The Burning House: Grab and go
I had a review copy of Foster Huntington's The Burning House sitting on my to-read shelves for at least a couple of years.
It got wedged behind some beast of an art book that itself hadn't made it out of the shrink wrap, and that only got moved because, after a year of marriage, Dirk and I finally moved in together.
…Okay, we lived together, obviously; we'd functionally been living together since three months into our relationship, and his utter failure to arouse strangly feelings after 36-48 hours in the same one-bedroom is one of the reasons I knew he was the guy. But he still had his place, four blocks away, across the street from the most hideous Christmas window in the entire borough, and now and then we liked to go there and sleep as long as we wanted without a feline spotting the first rosy finger of dawn and meowing inconsolably until "someone" (…Sarah) got up to feed and adore it.
Finally, though, we admitted to ourselves that we never used it, Dirk notified the landlord, and we started doing the mingling of possessions, and I have to tell you, it's not the worst idea to get married first and then do this, because it's harder to throw up your hands all "fuck this, I can't" when the left hand has the ring on it and whatnot. I had a surprisingly hard time with it; trying to get rid of my stuff to make room for Dirk's stuff brought up…all this stuff that had nothing to do with the particular items and everything to do with boundaries and control.
Anyway, in the course of weeding all the bookshelves and finally getting rid of all the college classics I for some reason needed to remember I'd survived, as if anyone's ever going to come over and check to make sure I read and margin-noted Gogol, I pulled down The Burning House and put it in the "go" pile, but it was at the top, and I ended up leafing through it…and then I couldn't put it down, because at the same time that I was struggling to make room for this person who is my favorite, and for all the things he loves, and having to think about why I get attached to things and why it's scary to give them up, here's this book that's all about what people would grab on their way out the door, and it was fascinating to me. I mean, not all of it, because the idea is that people photograph what they'd take with them, so you get a lot of photographers as contributors and sometimes it's samey with all the Nikons and French bulldogs named Ansel, blah dee blah.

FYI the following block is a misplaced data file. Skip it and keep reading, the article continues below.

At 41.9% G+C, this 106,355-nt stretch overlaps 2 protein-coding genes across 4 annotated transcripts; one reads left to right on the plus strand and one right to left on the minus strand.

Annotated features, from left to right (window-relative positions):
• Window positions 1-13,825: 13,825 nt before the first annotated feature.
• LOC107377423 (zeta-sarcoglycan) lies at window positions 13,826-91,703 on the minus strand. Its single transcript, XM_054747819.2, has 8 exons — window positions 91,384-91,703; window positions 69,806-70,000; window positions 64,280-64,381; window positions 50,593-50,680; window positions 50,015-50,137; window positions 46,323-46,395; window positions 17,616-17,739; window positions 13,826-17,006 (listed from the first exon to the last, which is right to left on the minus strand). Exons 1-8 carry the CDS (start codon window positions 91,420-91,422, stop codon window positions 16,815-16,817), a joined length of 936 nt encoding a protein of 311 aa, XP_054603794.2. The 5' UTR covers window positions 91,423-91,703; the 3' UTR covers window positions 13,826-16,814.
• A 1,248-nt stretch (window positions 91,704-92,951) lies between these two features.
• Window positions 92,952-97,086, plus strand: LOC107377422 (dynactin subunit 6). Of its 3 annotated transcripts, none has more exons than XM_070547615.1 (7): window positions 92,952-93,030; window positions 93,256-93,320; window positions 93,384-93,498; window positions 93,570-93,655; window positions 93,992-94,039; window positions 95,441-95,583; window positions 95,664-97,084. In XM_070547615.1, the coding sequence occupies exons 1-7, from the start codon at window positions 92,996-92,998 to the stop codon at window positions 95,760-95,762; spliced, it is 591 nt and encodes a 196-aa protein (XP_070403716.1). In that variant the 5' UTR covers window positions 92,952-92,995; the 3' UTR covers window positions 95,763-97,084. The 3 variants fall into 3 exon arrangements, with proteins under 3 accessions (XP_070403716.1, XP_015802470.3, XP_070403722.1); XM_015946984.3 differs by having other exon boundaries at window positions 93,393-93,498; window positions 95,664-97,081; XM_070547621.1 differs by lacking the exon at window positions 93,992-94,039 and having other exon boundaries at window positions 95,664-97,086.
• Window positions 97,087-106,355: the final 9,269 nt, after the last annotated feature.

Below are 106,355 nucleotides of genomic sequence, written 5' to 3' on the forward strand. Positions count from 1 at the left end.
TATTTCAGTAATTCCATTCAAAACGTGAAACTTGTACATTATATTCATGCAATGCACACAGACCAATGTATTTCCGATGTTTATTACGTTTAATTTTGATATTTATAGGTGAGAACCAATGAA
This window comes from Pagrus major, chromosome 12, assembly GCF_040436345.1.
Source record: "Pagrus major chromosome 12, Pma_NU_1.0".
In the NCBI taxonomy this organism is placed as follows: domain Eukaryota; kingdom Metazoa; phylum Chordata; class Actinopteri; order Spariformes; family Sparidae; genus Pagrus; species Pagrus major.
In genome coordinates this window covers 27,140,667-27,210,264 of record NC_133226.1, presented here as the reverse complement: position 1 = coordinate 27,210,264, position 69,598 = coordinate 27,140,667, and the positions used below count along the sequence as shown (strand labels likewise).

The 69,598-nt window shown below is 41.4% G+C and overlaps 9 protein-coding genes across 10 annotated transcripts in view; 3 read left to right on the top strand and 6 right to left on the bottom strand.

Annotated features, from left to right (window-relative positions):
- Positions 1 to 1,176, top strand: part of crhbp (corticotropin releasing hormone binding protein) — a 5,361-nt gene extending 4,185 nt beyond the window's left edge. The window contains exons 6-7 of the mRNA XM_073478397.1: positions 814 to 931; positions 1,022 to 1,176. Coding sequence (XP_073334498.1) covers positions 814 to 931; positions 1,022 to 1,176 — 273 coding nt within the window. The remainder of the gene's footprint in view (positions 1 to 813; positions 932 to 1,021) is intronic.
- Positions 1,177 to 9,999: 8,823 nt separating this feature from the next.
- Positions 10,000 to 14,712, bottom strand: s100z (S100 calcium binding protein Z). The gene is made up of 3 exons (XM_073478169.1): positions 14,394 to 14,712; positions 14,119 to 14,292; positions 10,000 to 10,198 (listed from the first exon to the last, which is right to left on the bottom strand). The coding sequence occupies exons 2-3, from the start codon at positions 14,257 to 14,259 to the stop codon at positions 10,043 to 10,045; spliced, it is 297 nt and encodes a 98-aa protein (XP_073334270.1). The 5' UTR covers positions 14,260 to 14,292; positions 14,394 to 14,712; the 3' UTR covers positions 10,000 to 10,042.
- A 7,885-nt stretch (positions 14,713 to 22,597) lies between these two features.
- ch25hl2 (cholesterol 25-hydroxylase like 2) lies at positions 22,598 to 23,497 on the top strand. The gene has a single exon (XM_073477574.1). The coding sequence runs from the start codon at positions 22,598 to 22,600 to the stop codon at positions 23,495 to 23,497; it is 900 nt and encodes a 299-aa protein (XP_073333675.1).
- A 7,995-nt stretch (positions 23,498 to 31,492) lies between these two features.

But sometimes the samey-ness is quite wonderful. You have a lot of pictures of the pets, and a lot of the pets have hilarious names or are sleeping on top of the other stuff in the portrait. You have a lot of random rocks and tangled necklaces and a lot of pairs of old shoes. You have a lot of people who would take a lot of stuff, unrealistic amounts and unwieldy shapes, old typewriters that weigh a ton, framed posters. And what really got me, just as I was thinking, "How could these people carry it all? I'm throwing the cats in a tote bag and running for my damn life," was page 46. Sandra would take her bird, Horus, and her computer…and possibly not even that, thanks to cloud storage. Sandra actually did suffer through a house burning down back in the '70s. "Word to all the folks with big piles of stuff: you have way less time than you think," she says, and I looked around at the books and the boots and the whatnots in their legions of piles, Yes, Maybe But Probably, Probably Not But Let's Think It Over, No With An Asterisk, No Until Dirk Turns His Back Then Hide It In MBP, and I was like, that's exactly right. Here's what I need: my creatures. Dirk, cats, all other Buntings in domicile. They make the home. They can't be replaced. If I can't grab my grandma's watch, it doesn't mean we don't still love each other.
The book is legit thought-provoking, I'd say, though I read it at a coincidentally meaningful time; you can also read and submit to the blog. Have you read it? And what would YOU take?
Tags: Dirk Birthworthy feline fun times Foster Huntington Nikolai Gogol Pearl The Burning House the fam